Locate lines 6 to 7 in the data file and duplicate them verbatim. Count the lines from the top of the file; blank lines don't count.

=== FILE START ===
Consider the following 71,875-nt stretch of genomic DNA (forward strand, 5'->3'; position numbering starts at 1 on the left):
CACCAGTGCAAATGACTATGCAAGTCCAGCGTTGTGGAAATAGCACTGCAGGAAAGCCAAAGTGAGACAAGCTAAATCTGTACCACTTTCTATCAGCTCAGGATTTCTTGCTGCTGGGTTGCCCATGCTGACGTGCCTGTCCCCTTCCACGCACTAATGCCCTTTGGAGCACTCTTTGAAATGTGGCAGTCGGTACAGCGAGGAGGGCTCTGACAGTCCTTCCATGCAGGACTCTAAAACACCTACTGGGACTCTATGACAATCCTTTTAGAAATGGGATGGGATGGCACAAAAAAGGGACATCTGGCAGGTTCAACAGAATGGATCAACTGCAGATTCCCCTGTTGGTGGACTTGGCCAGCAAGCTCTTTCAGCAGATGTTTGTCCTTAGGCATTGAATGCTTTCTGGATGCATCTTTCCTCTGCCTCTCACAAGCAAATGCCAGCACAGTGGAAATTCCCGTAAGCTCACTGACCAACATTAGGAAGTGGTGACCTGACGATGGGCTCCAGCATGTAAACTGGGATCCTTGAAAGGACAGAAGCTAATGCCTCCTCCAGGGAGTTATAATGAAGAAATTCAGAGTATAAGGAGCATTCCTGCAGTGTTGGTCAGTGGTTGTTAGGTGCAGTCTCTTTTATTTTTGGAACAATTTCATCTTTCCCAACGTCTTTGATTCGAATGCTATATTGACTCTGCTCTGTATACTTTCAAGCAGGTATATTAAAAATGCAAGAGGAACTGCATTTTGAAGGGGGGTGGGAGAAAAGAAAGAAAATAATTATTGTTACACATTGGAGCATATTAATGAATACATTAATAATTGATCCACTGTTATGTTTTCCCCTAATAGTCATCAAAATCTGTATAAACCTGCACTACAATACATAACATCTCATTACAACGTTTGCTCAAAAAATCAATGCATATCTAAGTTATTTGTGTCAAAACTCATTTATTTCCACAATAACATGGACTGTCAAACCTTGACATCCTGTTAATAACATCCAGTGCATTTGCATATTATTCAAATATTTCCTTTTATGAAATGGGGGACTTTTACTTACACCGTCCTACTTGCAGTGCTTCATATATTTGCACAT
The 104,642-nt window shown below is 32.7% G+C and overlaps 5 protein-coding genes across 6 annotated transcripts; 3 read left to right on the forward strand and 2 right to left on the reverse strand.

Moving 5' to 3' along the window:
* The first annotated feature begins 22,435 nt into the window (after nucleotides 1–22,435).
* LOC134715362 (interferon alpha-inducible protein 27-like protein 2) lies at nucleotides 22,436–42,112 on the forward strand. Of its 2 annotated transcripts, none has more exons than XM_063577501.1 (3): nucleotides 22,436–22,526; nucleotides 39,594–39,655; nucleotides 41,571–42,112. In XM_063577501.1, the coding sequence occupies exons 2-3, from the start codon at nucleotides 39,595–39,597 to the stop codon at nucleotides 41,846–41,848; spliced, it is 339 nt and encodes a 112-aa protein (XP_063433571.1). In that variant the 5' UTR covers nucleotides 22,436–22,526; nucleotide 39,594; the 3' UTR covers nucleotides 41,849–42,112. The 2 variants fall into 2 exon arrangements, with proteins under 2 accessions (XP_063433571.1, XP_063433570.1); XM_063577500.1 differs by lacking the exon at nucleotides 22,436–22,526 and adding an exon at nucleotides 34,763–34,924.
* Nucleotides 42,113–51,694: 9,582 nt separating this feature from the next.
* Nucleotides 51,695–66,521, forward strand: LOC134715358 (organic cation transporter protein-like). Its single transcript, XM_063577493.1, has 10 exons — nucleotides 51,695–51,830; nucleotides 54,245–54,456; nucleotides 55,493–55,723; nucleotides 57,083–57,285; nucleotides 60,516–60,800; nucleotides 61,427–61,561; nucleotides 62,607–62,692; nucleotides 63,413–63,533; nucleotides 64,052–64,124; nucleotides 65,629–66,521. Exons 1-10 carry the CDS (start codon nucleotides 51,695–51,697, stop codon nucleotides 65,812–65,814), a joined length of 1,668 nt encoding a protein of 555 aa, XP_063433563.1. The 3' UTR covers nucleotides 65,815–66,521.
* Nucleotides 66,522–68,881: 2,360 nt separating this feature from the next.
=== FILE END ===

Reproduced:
* LOC134715362 (interferon alpha-inducible protein 27-like protein 2) lies at nucleotides 22,436–42,112 on the forward strand. Of its 2 annotated transcripts, none has more exons than XM_063577501.1 (3): nucleotides 22,436–22,526; nucleotides 39,594–39,655; nucleotides 41,571–42,112. In XM_063577501.1, the coding sequence occupies exons 2-3, from the start codon at nucleotides 39,595–39,597 to the stop codon at nucleotides 41,846–41,848; spliced, it is 339 nt and encodes a 112-aa protein (XP_063433571.1). In that variant the 5' UTR covers nucleotides 22,436–22,526; nucleotide 39,594; the 3' UTR covers nucleotides 41,849–42,112. The 2 variants fall into 2 exon arrangements, with proteins under 2 accessions (XP_063433571.1, XP_063433570.1); XM_063577500.1 differs by lacking the exon at nucleotides 22,436–22,526 and adding an exon at nucleotides 34,763–34,924.
* Nucleotides 42,113–51,694: 9,582 nt separating this feature from the next.